Amsterdam

This is an original translation from the Dutch by the author, and it is the first time this work has ever been printed in English.

As illustration I exhibits the cigarette is held horizontally by the tips of the right hand fingers and thus pushed into the left fist. To demonstrate this move in particular the cigarette is further inserted into the left hand by the right forefinger, this to higher the illusion. Then the left hand squeezes the cigarette and immediately thereafter the fist is disclosed to prove that the cigarette has vanished. In order to elevate the impression the cigarette is twice pushed into the fist genuinely. The third time however, the cigarette does not come into the fist at all. Being contacted with the bent forefinger of the left hand (illustration II) the tips of the right thumb, first and second finger slide along the cigarette, creating the illusion that the cigarette actually disappears in the fist. As soon as the tips of these fingers touch the left fist, the cigarette is clipped at the end by right thumb and middle finger and at the same time the first finger is extended and inserted into the left fist as though pressing the cigarette further into it (illustration III).

This is a very deceiving sleight, an optical illusion that is complete.

that Link Patriotically

By L. BARBER

Surely not a new trick with linking rings? Yes, indeed—and a nice showy one with an astonishing climax and, because of its combination of colours, very suitable for Coronation year. It Is in time for Christmas, too, when you might like to call it a miracle festoon. An important point in its favour is the avoidance of any special equipment.

The magician picks up his wand in one hand and a small tray in the other. On the tray are ten coloured rings—4 red, 3 white and 3 blue. Replacing the tray on his table, he then picks up the rings in red, white and blue order and slides them onto his wand, finishing with the odd red ring.

He next picks up a tumbler and demonstrates that it is free from any trickery. Placing the tip of his wand into the tumbler he lets the rings slide off into it and then lays down his wand. Holding the tumbler well clear of his body he rattles the rings about and then gives them a le rk up into the air. When caught in their descent by his free hand, they are linked together in the correct red, white and blue order.

The only preparation needed is to have the linked rings already on one end of the wand, bunched together, and this end concealed behind a silk or other object.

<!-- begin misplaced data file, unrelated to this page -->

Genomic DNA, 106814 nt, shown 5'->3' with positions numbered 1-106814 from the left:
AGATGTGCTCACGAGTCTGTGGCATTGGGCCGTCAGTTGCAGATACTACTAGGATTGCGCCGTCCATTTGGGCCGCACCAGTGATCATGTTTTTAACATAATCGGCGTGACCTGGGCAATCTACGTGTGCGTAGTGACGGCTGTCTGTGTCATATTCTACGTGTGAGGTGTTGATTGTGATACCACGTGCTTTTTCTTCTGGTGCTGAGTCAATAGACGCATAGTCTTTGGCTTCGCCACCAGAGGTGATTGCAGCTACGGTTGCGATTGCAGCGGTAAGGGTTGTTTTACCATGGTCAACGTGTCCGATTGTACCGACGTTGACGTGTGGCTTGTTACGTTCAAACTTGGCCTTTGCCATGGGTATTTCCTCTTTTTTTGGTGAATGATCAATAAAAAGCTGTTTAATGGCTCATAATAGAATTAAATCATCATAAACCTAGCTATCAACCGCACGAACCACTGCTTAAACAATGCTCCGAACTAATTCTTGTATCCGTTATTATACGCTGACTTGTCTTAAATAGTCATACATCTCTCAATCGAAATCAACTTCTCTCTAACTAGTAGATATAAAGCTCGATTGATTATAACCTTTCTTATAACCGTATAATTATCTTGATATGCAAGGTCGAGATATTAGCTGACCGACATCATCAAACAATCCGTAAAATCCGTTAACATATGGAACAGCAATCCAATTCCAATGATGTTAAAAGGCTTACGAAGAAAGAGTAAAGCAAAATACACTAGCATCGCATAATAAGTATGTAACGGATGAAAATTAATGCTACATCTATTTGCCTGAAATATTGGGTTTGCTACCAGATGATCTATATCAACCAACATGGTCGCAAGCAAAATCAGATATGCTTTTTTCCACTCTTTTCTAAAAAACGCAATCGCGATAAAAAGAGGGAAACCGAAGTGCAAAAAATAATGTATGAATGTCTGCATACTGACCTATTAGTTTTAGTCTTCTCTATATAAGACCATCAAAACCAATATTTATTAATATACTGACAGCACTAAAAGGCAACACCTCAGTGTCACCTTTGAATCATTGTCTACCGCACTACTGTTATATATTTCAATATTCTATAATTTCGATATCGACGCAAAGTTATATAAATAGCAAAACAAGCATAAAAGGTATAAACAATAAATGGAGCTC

Standing with the table to your left, pick up the wand with your left hand, with the linked rings inside your fist, and the tray with your right hand. After showing the rings, replace the tray on the table and proceed to slide the rings onto the wand, naming the colours as you do so. They will naturally slide down to rest against your left hand if the wand is slightly tilted. The switch is then made.

Call attention to the tumbler on the table by looking at it and mentioning it. As you do so, take hold of the wand at its other end with your right hand, tilting it sharply downwards and at the same time releasing your left hand hold. Carry the left hand on to pick up the tumbler and show it is empty.

The switch takes more time to explain than it does to accomplish, and, although all the rings are momentarily in full view, there are several things in your favour. The audience do not know yet what you intend to do and are not looking for any specific thing. The rings are coloured and bunched tightly together when they slide across. Hence it would tal^e very keen eyesight to count them even if anyone thought of doing so, it is a very natural move to take the wand in the right hand in order to pick up the tumbler with your left hand and, lastly, by referring to the tumbler and looking in its direction, attention will almost certainly be diverted from the wand.

The loose rings should now be resting on the end of the wand inside your right hand with the linked rings in view. To ensure this, you have only to put the tip of your right thumb between the two red rings. There is ample time to make the break whilst showing the tumbler, even more so if you pass it out for inspection.

The odd red ring only serves as an ind ¡cation of where to part the sets; but if you prefer to mark one of the other rings at the beginning or end of the sets in some easily recognisable way, then you can dispense with this odd one.